The power of words is especially important in all human cultures and must be thoroughly understood for effective advertising. Regardless of which language is spoken by which people, we are in awe of the impact word choice can have. “The pen is mightier than the sword,” according to English author Edward Bulwer-Lytton. All of existence began with “the Word” according the Old Testament, which also begins with the Word. The Persian poet Rumi once said, “Raise your words, not your voice. It is rain that grows flowers, not thunder.” The First Amendment to the United States Constitution deals entirely with the protection and importance of self-expression. So what impact does the power of words have on your marketing efforts and the perception of your brand?
In today’s fast-paced, digitally-obsessed world it can be easy to forget the complexity and fundamental nature of language. Marketers are constantly hearing from social media platforms, designers, and ad agency executives that visual cues matter most. Video reigns supreme on social. People love to capture a moment in a photo for a succinct communication of its impact. But have you ever stopped to think about the phrase “a picture is worth a thousand words”? The importance is the relationship. The picture is defined in terms of words – not the other way around. No one ever said “one thousand words are worth a selfie”. Words are the foundation of our understanding. They are the foundation of our communication.
All advertising is a means of communication. Marketers use every media available to communicate a message, story, and emotion to their intended audience. People receive and process each attempt into words. A deaf person learns to communicate with visual words. A blind person learns to communicate with tactile words. It is our words that matter in advertising so that we can achieve the desired result.
As mentioned before, the power of marketing can and should elicit an emotion. The emotion could be the joy of saving money or the nostalgia of the past or anything in between. Every purchase decision ever made is rooted in an emotion. Now take a look at the following two words and the difference their meaning may have:
Both could be used as a call-to-action in an advertisement. “Discover the new Porsche 911 today” or “Learn about the new Mercedes-Benz S-Class today”. The difference lies is the imagery evoked by the words. “Discover” offers a connotation of adventure, exploration, and excitement. “Learn” delivers recollections of classrooms, tutors, and textbooks. Both words imply the acquisition of knowledge, but in very different ways.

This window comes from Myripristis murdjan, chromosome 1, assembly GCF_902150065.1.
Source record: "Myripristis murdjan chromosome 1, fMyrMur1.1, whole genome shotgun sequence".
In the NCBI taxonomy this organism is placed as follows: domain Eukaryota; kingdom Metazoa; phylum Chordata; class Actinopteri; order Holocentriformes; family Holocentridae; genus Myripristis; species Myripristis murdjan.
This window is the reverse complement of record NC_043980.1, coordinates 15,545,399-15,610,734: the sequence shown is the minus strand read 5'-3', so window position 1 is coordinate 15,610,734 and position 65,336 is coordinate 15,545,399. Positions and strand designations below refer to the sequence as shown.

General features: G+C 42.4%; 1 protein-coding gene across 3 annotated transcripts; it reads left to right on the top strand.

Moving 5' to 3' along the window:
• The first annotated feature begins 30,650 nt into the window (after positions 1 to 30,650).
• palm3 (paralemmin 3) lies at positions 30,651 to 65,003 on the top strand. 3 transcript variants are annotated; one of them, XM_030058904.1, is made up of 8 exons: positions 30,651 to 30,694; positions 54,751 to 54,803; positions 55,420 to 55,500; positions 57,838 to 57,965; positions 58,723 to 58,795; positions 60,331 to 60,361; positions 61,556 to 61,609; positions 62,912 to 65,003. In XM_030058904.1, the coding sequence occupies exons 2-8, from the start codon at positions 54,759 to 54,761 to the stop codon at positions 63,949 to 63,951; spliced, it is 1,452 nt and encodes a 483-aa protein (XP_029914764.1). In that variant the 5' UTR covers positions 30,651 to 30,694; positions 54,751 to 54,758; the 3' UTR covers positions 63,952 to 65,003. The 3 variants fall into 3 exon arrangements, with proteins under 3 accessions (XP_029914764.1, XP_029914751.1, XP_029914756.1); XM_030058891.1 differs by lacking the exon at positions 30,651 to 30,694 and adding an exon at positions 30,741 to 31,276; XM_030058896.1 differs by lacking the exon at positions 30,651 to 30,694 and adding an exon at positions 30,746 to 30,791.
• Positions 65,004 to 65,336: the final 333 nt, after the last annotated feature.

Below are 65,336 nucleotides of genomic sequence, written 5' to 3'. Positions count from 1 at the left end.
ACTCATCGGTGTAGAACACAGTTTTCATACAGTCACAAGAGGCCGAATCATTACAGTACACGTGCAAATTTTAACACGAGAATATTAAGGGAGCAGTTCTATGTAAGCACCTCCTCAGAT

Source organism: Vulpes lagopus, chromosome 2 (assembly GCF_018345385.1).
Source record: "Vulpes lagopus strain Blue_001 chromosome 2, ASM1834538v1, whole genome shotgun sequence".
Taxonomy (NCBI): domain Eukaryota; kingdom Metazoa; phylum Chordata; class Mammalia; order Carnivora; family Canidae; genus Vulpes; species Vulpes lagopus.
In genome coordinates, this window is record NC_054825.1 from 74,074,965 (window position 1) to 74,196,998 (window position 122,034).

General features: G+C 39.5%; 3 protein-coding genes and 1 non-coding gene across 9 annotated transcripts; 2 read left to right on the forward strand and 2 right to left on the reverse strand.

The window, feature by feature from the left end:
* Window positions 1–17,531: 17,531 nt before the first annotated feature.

One important tactic for marketing success is to understand that context matters. If the audience is comprised of engineers, programmers, or other professionals with a technical skill set, the word “learn” may be the best choice. “Discover” would serve a better purpose if the audience is young skydivers looking to purchase apparel. Knowing the psychology of an audience is vital to effective word choice.
Professor Gerald Zaltman is a Professor Emeritus at the Harvard Business School, and author of Marketing Metaphoria. He has spent years teaching the customer mind to his students and using metaphors to better interact with those customers. There is an understanding among qualitative market researchers about how people process and associate images and experiences through the power of words. That is the goal of successful marketing.
Metaphors have been famously used in advertising jingles for decades. Chevrolet was “Like a rock”. State Farm is “Like a good neighbor”. Such phrases conjure easily understood imagery. The power of words can actually produce a chemical reaction in the brain. If powerful words are used to trigger an emotional reaction they can prompt the release of dopamine. That dopamine enhances the brain’s ability to remember. A good call-to-action is a memorable one. The audience should be directed to embark on a single action after receiving the stimulation of the advertisement. Effective branding includes recall rate and top-of-mind awareness. For the audience to remember the advertiser and what they were asked to do, they need an emotional stimulant.
According to a 1959 study by J.A. Easterbrook, high levels of emotional arousal result in narrowing of attention and stronger commitment of that experience to memory. Today’s consumer is more easily distracted than ever. They require greater stimuli to capture their attention. The average American transient attention span is 8.5 seconds. A goldfish has 8.0 seconds. Their attention must be captured and then acted upon.
Now for the cheat sheet. Here are 10 words that you can use in your marketing campaigns.
The 10th word on this list is the most powerful of them all. It changes the intent and interpretation of the statement. Most importantly, it personalizes everything within it.
“You” forms a connection with an individual. It encourages them to place themselves along the path you want them to follow. In radio, it is a key component of the “theater of the mind”. Humanizing a product, service, or even a result can make a substantial difference in ad recall, action, and revenue. By including the word “you” in marketing, the audience immediately thinks of what the product or service does for and with them. A separation from the group and focus on the individual. This is a shining example of the power of words.
Technology and data are being combined to create the most personalized and customized marketing in history. Marketers have the ability to know their customers on a very personal level. As this capability advances, marketers must be ever more aware of the power of words and the language used in each media.
As you depart this blog, remember:
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